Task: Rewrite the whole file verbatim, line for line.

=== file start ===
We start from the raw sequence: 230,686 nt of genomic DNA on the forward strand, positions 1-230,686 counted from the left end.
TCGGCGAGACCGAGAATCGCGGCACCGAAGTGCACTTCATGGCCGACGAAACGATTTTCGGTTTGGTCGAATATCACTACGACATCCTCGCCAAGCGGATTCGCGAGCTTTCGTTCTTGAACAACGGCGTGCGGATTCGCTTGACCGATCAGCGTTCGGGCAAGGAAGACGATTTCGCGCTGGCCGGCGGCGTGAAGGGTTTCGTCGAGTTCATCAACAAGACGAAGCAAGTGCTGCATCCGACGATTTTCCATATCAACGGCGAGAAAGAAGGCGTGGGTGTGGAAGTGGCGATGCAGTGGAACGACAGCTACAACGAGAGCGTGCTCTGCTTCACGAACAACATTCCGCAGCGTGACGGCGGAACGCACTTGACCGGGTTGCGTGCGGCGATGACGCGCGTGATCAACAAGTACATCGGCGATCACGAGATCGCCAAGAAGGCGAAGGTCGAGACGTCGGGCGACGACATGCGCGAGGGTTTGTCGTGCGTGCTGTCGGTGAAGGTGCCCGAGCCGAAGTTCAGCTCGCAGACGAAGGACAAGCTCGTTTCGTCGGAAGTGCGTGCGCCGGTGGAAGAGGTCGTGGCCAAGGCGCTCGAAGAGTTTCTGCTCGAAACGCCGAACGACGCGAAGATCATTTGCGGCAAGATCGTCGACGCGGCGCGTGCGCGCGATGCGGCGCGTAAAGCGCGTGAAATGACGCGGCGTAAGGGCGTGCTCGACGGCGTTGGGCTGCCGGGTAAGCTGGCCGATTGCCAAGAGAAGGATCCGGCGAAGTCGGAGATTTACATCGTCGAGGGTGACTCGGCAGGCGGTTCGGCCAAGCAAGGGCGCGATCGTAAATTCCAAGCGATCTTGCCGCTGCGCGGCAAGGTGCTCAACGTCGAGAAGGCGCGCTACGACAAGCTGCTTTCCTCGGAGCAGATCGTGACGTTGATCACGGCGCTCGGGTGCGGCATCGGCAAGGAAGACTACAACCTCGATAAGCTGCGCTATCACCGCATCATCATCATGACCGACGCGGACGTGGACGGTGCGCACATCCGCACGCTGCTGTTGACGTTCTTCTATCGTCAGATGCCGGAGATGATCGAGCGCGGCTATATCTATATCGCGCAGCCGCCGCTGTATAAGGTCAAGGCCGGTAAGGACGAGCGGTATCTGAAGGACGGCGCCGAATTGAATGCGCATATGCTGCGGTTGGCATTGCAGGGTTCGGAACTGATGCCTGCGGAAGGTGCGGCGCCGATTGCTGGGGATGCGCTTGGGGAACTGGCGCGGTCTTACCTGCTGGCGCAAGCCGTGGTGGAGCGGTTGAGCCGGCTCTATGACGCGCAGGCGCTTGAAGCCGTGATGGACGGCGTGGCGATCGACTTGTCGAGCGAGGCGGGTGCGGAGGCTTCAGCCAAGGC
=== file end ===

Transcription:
We start from the raw sequence: 230,686 nt of genomic DNA on the forward strand, positions 1-230,686 counted from the left end.
TCGGCGAGACCGAGAATCGCGGCACCGAAGTGCACTTCATGGCCGACGAAACGATTTTCGGTTTGGTCGAATATCACTACGACATCCTCGCCAAGCGGATTCGCGAGCTTTCGTTCTTGAACAACGGCGTGCGGATTCGCTTGACCGATCAGCGTTCGGGCAAGGAAGACGATTTCGCGCTGGCCGGCGGCGTGAAGGGTTTCGTCGAGTTCATCAACAAGACGAAGCAAGTGCTGCATCCGACGATTTTCCATATCAACGGCGAGAAAGAAGGCGTGGGTGTGGAAGTGGCGATGCAGTGGAACGACAGCTACAACGAGAGCGTGCTCTGCTTCACGAACAACATTCCGCAGCGTGACGGCGGAACGCACTTGACCGGGTTGCGTGCGGCGATGACGCGCGTGATCAACAAGTACATCGGCGATCACGAGATCGCCAAGAAGGCGAAGGTCGAGACGTCGGGCGACGACATGCGCGAGGGTTTGTCGTGCGTGCTGTCGGTGAAGGTGCCCGAGCCGAAGTTCAGCTCGCAGACGAAGGACAAGCTCGTTTCGTCGGAAGTGCGTGCGCCGGTGGAAGAGGTCGTGGCCAAGGCGCTCGAAGAGTTTCTGCTCGAAACGCCGAACGACGCGAAGATCATTTGCGGCAAGATCGTCGACGCGGCGCGTGCGCGCGATGCGGCGCGTAAAGCGCGTGAAATGACGCGGCGTAAGGGCGTGCTCGACGGCGTTGGGCTGCCGGGTAAGCTGGCCGATTGCCAAGAGAAGGATCCGGCGAAGTCGGAGATTTACATCGTCGAGGGTGACTCGGCAGGCGGTTCGGCCAAGCAAGGGCGCGATCGTAAATTCCAAGCGATCTTGCCGCTGCGCGGCAAGGTGCTCAACGTCGAGAAGGCGCGCTACGACAAGCTGCTTTCCTCGGAGCAGATCGTGACGTTGATCACGGCGCTCGGGTGCGGCATCGGCAAGGAAGACTACAACCTCGATAAGCTGCGCTATCACCGCATCATCATCATGACCGACGCGGACGTGGACGGTGCGCACATCCGCACGCTGCTGTTGACGTTCTTCTATCGTCAGATGCCGGAGATGATCGAGCGCGGCTATATCTATATCGCGCAGCCGCCGCTGTATAAGGTCAAGGCCGGTAAGGACGAGCGGTATCTGAAGGACGGCGCCGAATTGAATGCGCATATGCTGCGGTTGGCATTGCAGGGTTCGGAACTGATGCCTGCGGAAGGTGCGGCGCCGATTGCTGGGGATGCGCTTGGGGAACTGGCGCGGTCTTACCTGCTGGCGCAAGCCGTGGTGGAGCGGTTGAGCCGGCTCTATGACGCGCAGGCGCTTGAAGCCGTGATGGACGGCGTGGCGATCGACTTGTCGAGCGAGGCGGGTGCGGAGGCTTCAGCCAAGGC